Discard chromic solution when it develops green colour. Ordinary glassware can be dried by keeping in hot air oven at low temperatures. Graduated glassware pipettes, burettes, measuring cylinders, volumetric flasks etc. Laboratory floor, working tables and water sinks should be kept neat and clean and it should be well ventilated and provided with an exhaust fan to remove unwanted gases, fumes and smoke.

One should work fully protected in laboratory by wearing white drill aprons and shoes. Store chemicals and glassware in alphabetical order in well protected cupboards. Reagents should be properly labelled with date of preparation before placing them on shelf. Systematic breakage record should be maintained. Always use acid and alkali gloves while handling strong acids and alkalies. While working in Kjeldahl digestion room, use fume protecting face mask to avoid inhalation of highly irritating sulphur dioxide fumes.

Distilled water bottles should be kept tightly corked to avoid absorption of atmospheric gases. Always add acid to water slowly from the sides of the container near the sink. While opening liquor ammonia bottles, especially during summer season, cool it for some time in a freezer to avoid sudden spurt of ammonia gas accumulated in the bottles. Set the balance and check the oscillation of pans before using analytical balances. After use the pan and platform of the balance should be cleaned with a camel hair brush, in case of any spillage of chemical, sample etc.

Proper record of usage of special equipment should be made in log book meant for it showing date, time and condition of the equipment. Fire extinguishers should be provided in each laboratory. Always work in company during odd hours for the fear of fire and electrical accidents. All used filter papers and other materials should be deposited in water baskets. Smoking in laboratory premises should be restricted to avoid catching accidental firing by highly inflammable chemicals. All observations should be recorded at least in duplicate. Never pipette strong acids and alkalies with mouth.

Always use adopter or rubber bulb or bulb pipette. Never blow the solution left at the tip of the pipette and delivery of the reagent drawn into pipette should be uniform giving appropriate time, varying from 10 to 30 s. Mouth should be washed quickly with water or weak solution of washing soda during accidental sucking of acids.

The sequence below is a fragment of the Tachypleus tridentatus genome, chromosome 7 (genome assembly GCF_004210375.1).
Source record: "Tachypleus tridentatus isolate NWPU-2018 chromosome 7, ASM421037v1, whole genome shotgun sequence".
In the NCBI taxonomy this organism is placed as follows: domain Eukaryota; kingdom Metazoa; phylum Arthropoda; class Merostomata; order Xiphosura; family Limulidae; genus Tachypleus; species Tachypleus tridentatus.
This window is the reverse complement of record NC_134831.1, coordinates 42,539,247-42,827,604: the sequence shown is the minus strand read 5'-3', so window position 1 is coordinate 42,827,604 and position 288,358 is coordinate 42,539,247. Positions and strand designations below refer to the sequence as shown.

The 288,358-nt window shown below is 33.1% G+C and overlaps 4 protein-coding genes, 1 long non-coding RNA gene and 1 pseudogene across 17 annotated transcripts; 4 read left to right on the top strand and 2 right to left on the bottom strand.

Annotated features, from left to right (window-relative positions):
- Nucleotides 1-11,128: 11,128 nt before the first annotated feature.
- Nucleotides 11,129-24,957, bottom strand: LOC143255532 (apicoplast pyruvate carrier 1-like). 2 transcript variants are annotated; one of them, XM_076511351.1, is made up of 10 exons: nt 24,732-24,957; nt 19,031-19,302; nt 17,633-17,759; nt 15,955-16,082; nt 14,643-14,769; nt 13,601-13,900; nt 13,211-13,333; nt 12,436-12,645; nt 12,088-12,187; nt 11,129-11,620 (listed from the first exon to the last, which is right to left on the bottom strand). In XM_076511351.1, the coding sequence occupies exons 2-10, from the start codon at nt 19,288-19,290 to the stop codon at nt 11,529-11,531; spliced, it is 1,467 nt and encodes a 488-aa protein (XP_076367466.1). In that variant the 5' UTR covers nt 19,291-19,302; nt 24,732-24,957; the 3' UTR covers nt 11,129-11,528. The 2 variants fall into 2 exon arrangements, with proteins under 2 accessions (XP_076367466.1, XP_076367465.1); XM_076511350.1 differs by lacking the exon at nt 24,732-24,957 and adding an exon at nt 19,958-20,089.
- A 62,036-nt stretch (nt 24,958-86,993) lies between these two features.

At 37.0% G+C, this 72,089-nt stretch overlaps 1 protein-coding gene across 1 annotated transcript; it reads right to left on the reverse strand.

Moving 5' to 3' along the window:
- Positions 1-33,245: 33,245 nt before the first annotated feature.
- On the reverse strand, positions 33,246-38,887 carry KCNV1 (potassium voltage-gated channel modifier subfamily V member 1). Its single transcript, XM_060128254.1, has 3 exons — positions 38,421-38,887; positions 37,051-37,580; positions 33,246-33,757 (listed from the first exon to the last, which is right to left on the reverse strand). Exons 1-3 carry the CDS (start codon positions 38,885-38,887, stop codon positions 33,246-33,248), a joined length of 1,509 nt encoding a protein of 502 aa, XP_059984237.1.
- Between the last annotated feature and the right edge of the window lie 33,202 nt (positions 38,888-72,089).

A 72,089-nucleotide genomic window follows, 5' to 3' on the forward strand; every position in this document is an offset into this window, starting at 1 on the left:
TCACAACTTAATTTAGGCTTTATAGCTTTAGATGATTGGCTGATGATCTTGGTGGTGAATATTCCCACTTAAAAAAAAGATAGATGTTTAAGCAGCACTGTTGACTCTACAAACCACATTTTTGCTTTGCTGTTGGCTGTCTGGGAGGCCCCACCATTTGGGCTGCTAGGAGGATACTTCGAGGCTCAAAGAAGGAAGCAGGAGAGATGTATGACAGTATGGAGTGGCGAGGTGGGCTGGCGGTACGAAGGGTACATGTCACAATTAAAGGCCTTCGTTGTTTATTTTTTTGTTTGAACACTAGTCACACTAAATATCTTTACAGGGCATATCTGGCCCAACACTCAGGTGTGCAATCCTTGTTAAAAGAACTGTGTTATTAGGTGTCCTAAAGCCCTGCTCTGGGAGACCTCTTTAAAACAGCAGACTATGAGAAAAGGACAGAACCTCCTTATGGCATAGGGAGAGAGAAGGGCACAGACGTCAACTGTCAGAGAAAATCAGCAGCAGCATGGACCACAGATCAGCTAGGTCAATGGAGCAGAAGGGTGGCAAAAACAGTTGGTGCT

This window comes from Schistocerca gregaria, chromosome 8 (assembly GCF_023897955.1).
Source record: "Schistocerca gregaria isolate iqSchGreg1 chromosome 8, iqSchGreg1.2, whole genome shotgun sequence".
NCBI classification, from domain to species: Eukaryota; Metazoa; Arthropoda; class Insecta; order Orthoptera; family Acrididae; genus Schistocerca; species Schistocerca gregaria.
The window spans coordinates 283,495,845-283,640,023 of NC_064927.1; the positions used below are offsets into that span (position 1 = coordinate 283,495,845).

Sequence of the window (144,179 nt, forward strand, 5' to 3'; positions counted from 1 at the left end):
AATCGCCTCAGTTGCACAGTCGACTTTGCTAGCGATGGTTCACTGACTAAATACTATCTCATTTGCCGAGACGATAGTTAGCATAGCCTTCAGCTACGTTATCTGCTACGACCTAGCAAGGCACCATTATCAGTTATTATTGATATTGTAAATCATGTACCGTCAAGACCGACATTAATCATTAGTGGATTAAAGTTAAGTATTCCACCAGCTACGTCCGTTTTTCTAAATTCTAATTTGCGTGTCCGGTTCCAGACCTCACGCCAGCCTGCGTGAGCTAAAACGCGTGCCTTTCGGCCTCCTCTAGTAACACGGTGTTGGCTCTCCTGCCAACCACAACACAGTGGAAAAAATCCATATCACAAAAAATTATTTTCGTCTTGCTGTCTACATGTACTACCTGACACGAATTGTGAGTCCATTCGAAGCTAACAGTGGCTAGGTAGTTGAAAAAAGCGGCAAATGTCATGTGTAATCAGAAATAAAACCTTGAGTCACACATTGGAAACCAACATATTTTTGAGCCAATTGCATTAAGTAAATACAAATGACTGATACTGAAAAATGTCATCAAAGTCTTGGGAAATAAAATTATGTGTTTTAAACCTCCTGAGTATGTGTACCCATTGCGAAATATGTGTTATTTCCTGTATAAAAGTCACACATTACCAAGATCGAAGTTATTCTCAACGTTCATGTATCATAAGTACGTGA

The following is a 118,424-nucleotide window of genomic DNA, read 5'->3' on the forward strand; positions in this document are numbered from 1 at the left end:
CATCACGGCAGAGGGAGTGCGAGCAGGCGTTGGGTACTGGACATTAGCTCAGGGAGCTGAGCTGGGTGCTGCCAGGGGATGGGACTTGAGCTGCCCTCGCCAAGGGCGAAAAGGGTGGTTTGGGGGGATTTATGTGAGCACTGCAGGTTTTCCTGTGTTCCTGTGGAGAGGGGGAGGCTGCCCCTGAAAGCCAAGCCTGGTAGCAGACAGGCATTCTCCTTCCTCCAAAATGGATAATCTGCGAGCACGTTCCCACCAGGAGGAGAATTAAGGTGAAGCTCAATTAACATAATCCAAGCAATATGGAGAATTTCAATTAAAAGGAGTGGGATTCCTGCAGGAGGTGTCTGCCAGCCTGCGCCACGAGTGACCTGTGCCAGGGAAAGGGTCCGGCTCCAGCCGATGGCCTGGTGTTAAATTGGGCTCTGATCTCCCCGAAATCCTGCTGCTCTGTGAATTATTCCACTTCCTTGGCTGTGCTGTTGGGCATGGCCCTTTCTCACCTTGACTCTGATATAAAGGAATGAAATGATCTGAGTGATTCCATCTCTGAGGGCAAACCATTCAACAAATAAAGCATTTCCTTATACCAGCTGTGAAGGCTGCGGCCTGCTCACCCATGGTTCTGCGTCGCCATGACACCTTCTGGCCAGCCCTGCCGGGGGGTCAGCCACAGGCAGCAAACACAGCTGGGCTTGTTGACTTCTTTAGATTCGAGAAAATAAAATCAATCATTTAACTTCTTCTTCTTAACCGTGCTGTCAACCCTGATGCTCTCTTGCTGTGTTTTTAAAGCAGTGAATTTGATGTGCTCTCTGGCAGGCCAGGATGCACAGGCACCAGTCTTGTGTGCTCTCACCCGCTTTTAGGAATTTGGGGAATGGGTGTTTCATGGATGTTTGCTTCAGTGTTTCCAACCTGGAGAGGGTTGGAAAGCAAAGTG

Acid and alkali spillage on working tables, floor and clothes should be thoroughly washed with water after suitable neutralising with either weak alkali in case of acid and weak acid in case of alkali. Use always glass distilled water while analysing minerals. No need to use distilled water while making up the volume of digested sample for protein estimation and during the analysis of crude fibre.

Always use self prepared reagents and indicators. Consider lower meniscus for clear colourless and upper meniscus for coloured solutions while recording observations with the help of measuring glassware. During cooling samples in a desiccator, the lid should be displaced to leave a small space, which can be closed after complete cooling. Do not turn on fans during decarbonization of a sample for ashing. Turn on the exhaust during decarbonization and while handling fuming acids and other chemicals.

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Always keep decarbonized samples in a closed container like desiccator while carrying to muffle, otherwise due to light weight the material in silica basin may be displaced due to external air movement. Chapter 2 Expression of Concentration Standard solution: A standard solution is one that contains a precisely known concentration of solute. This section explains the common ways of expressing the concentration of solutions that are required for conducting different experiments.

The molarity of a solution is the number of moles of the solute dissolved per litre of the solution. A solution which contains 1 mole of the solute in 1 L of the solution is called a molar solution. Therefore, for preparing 0.

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Thus, in case of aqueous solutions, 1 molal solution is obtained by dissolving 1 mole of the solute in 1, mL since Sp. A solution having 1 gEq of the solute per litre of solution is called 1 N solution. Therefore, the normality of solution is defined as the number of gram equivalent of substance present per litre of the solution. In the case of acids, it is the number of gram 2.